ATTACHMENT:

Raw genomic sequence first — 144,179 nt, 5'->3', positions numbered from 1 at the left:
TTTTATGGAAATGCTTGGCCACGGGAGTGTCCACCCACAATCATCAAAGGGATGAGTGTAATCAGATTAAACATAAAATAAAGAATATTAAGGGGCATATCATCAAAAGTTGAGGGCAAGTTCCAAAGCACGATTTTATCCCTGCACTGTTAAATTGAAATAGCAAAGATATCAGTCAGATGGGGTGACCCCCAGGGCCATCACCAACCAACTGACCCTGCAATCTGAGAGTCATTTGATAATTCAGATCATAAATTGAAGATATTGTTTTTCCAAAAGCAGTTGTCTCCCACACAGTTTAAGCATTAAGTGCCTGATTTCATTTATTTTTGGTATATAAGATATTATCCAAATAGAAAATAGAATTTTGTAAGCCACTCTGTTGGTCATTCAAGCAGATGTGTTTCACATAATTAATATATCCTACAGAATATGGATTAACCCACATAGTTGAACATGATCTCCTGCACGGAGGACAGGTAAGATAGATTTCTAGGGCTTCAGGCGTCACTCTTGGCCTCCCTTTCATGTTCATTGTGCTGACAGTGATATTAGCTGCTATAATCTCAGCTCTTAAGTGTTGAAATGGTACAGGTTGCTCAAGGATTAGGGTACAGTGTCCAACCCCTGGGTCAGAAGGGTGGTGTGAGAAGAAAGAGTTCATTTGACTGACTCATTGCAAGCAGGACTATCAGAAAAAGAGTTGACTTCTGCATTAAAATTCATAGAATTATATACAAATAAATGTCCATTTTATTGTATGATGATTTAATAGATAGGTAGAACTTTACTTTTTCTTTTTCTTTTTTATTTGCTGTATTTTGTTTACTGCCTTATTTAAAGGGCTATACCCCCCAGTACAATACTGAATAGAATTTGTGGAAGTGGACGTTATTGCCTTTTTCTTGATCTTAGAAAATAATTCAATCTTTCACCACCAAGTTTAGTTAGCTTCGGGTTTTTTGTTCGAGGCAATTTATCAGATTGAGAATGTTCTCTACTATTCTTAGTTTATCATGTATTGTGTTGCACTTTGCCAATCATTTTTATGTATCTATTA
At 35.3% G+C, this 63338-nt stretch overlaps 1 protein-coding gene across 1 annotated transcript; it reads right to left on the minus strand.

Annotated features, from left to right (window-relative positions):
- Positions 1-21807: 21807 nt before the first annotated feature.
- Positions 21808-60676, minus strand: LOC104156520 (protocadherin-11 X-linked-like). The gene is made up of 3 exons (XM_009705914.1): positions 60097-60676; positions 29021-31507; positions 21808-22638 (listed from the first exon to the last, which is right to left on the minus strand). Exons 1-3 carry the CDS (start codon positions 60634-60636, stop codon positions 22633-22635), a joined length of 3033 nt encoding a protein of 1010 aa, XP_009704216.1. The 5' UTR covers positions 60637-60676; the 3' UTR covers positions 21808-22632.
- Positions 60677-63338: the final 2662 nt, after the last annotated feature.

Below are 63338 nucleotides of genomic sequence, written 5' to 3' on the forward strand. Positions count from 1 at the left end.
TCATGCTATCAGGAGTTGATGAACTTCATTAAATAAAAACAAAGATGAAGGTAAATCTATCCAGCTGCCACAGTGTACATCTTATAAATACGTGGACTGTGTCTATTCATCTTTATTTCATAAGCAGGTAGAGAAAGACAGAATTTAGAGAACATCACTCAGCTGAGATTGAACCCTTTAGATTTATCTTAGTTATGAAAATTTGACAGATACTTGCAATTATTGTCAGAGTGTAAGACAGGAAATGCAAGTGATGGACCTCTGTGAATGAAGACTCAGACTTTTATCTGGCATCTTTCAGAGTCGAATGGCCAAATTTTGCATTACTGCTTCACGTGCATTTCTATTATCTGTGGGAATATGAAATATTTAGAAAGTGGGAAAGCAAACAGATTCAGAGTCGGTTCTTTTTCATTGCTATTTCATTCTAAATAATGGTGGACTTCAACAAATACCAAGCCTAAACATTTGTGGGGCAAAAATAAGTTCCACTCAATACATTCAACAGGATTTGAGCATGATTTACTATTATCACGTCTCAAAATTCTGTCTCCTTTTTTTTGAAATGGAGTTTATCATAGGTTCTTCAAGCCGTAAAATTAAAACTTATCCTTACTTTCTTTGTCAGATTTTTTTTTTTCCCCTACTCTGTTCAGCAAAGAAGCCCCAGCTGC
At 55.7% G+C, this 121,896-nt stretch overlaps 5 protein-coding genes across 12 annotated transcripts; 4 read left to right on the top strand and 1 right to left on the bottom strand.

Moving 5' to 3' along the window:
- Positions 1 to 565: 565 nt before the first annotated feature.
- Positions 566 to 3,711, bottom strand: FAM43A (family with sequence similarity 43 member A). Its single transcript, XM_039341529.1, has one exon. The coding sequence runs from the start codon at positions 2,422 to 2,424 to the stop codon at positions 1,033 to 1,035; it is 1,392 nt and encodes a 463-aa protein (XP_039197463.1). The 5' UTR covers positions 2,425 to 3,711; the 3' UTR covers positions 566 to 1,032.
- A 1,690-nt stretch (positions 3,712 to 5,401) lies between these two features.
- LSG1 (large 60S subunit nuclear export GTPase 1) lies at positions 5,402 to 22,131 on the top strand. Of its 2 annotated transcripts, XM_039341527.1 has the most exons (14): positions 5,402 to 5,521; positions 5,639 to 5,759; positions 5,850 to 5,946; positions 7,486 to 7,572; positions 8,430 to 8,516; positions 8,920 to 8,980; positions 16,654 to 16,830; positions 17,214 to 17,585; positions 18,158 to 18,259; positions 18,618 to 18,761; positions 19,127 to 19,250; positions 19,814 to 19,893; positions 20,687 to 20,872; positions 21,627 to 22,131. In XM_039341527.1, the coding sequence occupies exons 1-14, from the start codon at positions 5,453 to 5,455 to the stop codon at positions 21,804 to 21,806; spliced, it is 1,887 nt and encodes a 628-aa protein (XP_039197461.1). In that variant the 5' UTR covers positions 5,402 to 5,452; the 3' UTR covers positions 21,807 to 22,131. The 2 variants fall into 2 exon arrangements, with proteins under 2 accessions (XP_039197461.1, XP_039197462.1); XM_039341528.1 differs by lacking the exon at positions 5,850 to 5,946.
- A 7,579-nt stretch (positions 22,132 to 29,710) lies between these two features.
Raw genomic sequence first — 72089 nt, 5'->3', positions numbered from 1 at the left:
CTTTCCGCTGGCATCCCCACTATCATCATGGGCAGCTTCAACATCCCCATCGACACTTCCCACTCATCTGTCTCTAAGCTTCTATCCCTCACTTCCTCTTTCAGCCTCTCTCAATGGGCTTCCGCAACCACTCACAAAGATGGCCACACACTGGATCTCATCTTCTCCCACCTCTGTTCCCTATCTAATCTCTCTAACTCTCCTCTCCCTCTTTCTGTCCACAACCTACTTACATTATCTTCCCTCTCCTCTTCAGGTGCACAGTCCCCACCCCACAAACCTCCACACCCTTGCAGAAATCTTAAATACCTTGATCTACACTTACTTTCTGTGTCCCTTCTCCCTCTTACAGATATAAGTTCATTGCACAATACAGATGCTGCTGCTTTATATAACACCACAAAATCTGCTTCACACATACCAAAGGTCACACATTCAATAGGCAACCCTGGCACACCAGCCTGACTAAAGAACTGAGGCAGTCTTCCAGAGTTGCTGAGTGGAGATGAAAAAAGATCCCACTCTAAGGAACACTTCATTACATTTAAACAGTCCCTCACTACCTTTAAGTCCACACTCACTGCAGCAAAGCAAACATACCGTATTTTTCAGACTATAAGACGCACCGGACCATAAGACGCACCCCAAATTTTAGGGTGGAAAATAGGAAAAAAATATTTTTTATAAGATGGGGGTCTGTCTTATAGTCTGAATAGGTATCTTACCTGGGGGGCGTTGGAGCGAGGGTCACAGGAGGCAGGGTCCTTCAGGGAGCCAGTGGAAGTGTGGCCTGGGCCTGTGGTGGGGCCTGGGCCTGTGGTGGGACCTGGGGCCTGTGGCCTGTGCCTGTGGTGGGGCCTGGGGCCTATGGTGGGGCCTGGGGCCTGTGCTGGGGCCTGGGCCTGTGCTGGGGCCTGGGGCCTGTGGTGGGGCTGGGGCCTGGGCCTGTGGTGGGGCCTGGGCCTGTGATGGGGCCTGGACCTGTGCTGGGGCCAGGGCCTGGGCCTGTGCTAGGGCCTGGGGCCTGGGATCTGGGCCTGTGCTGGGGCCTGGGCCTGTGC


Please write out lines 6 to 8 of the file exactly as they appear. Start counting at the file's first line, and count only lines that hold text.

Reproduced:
- Positions 21808-60676, minus strand: LOC104156520 (protocadherin-11 X-linked-like). The gene is made up of 3 exons (XM_009705914.1): positions 60097-60676; positions 29021-31507; positions 21808-22638 (listed from the first exon to the last, which is right to left on the minus strand). Exons 1-3 carry the CDS (start codon positions 60634-60636, stop codon positions 22633-22635), a joined length of 3033 nt encoding a protein of 1010 aa, XP_009704216.1. The 5' UTR covers positions 60637-60676; the 3' UTR covers positions 21808-22632.
- Positions 60677-63338: the final 2662 nt, after the last annotated feature.

Below are 63338 nucleotides of genomic sequence, written 5' to 3' on the forward strand. Positions count from 1 at the left end.